American Airlines is launching a training program that will place pilots with its wholly owned regional carriers Envoy, Piedmont and PSA.

Private lender Discover Student Loans will facilitate the program, which is called the American Airlines Cadet Academy.

"The lack of financing options has restricted the size of the pilot pool, leaving some of the most talented people out of the running," said Kimball Stone, American's vice president -- flight. "By removing this roadblock from the student experience, we will attract a diverse group of professional aviators to American for years to come."

The U.S. faces a pilot shortage that will reach 3,500 commercial pilots by 2020, according to the University of North Dakota's 2016 Pilot Supply Forecast. Regional airlines have been disproportionately impacted by the shortage.

The Cadet Academy will train participants for up to 18 months at American Airlines' partner flight schools in Dallas, the Fort Lauderdale area, Memphis or Phoenix. Students will follow what American calls "a carefully choreographed flight-training track, where you will learn the skills to become a safe and competent aviator."

Those who finish the program will have the opportunity to interview at Envoy, Piedmont and PSA. Program applicants need not have experience in the cockpit.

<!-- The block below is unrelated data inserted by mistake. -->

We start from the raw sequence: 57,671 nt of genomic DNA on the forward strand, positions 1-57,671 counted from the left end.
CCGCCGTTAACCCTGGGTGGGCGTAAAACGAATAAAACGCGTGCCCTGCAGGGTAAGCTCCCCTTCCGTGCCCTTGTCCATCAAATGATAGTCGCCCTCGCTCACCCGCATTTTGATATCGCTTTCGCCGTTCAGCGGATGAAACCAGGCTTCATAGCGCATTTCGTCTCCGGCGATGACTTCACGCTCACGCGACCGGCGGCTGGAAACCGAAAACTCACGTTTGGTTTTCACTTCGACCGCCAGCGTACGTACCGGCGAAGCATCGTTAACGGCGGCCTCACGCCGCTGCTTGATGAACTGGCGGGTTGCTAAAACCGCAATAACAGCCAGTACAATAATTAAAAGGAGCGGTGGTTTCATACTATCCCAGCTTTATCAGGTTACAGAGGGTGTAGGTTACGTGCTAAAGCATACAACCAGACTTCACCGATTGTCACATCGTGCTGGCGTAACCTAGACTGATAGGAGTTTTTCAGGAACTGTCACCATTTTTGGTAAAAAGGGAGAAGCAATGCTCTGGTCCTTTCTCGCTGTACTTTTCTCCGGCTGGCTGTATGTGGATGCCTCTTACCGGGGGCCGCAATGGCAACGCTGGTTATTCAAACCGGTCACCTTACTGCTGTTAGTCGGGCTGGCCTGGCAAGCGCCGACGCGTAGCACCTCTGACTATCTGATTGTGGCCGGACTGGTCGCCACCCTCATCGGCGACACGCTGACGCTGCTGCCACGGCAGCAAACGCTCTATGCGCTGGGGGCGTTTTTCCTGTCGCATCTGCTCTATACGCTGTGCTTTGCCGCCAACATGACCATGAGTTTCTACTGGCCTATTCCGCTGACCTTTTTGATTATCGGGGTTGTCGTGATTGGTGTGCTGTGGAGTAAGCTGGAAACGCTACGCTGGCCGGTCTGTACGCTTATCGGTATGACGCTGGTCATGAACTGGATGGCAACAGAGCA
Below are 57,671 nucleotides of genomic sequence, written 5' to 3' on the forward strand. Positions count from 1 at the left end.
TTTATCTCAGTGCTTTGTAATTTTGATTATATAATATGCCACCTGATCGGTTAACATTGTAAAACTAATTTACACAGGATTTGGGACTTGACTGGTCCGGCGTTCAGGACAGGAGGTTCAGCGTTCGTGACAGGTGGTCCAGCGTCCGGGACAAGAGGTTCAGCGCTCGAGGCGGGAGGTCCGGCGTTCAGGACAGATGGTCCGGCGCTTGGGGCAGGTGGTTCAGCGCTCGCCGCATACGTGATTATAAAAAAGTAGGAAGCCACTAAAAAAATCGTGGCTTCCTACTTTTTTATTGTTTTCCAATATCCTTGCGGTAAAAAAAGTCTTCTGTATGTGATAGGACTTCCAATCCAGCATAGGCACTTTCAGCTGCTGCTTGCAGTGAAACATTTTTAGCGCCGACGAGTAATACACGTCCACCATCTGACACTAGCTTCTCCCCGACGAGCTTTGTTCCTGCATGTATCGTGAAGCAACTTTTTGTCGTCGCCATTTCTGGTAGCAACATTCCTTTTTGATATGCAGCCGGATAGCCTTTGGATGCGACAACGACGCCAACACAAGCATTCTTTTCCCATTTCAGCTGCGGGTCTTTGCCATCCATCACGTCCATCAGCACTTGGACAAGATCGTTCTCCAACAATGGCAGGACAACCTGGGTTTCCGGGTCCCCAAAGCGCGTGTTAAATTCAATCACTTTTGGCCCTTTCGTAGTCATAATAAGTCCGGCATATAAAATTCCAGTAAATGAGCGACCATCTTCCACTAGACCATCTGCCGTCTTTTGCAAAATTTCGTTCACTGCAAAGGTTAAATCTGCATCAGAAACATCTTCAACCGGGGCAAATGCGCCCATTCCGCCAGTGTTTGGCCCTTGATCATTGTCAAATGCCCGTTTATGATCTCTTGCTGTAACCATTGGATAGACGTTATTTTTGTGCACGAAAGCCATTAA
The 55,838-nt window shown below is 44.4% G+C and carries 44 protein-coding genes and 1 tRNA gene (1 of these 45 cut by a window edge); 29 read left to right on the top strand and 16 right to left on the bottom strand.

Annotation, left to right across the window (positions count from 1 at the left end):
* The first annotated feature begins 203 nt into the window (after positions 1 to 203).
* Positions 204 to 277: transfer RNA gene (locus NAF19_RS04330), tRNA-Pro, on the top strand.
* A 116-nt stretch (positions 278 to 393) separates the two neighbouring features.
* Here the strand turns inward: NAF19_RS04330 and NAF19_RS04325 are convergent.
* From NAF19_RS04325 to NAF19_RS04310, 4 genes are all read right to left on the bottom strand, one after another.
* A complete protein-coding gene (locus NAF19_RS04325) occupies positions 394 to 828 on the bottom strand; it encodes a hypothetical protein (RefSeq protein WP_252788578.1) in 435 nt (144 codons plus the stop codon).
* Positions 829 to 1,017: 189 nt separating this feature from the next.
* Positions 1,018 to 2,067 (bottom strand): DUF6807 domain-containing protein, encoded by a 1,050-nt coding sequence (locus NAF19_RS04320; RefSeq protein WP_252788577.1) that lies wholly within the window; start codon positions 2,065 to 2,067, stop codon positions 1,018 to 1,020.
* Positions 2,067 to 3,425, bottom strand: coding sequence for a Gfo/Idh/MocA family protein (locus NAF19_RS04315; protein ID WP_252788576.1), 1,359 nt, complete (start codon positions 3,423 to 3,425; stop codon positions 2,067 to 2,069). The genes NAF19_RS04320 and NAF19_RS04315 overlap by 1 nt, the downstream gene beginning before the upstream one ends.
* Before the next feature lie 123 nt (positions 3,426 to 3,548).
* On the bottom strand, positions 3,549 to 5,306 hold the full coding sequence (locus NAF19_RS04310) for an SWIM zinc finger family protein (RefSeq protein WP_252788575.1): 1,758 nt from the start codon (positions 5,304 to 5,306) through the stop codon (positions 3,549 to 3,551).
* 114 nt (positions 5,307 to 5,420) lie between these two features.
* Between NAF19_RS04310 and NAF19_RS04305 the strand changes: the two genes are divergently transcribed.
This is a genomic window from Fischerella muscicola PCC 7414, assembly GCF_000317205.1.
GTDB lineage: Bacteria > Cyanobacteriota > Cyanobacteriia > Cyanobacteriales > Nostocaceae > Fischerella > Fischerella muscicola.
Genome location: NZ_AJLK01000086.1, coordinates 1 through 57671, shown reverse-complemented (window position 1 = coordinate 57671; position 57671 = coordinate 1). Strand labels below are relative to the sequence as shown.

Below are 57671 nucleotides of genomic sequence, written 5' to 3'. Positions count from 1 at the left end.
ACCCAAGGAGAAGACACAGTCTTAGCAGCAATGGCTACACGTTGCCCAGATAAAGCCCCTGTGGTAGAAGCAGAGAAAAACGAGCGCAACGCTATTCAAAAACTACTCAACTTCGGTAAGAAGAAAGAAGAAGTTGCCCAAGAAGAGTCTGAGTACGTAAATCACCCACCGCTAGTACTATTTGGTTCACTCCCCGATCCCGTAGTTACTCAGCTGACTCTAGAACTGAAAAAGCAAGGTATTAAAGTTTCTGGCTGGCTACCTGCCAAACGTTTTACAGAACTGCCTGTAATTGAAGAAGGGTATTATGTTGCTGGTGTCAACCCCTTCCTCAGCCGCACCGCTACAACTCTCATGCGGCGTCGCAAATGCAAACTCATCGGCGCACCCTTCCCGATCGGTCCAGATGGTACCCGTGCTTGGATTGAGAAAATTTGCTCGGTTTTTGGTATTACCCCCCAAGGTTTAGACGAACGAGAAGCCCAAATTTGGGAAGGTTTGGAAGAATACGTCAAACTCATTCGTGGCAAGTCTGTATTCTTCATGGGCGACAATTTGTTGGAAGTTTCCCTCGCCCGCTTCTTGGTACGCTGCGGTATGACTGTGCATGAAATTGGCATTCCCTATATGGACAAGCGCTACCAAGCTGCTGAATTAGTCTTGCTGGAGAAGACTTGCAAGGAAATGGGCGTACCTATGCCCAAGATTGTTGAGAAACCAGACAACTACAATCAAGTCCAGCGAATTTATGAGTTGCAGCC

Participants will have the option of receiving financing from Discover Student Loans. The company said it would offer loans at competitive rates, either variable or fixed, that have no fees. Payments can be deferred for up to three-and-a-half years.

Aspiring U.S. airline pilots who don't get trained via the military or a college or university flight school must log 1,500 hours of flight to be eligible to copilot a commercial flight. Getting those hours can cost $200,000, according to industry experts.

Last year, an FAA advisory committee recommended amending that rule to allow trainees who go through an airline-run training program to obtain the required Airline Transport Pilot license with just 500 hours of flight time. But such a change faces strong political resistance.

American is not the only major U.S. airline that is trying to generate interest in becoming a commercial pilot.

This fall, United will begin its Career Path Program in partnership with Metropolitan State University in Denver, creating the first direct pathway between a university aviation department and a position in the cockpit of a major U.S. airline.

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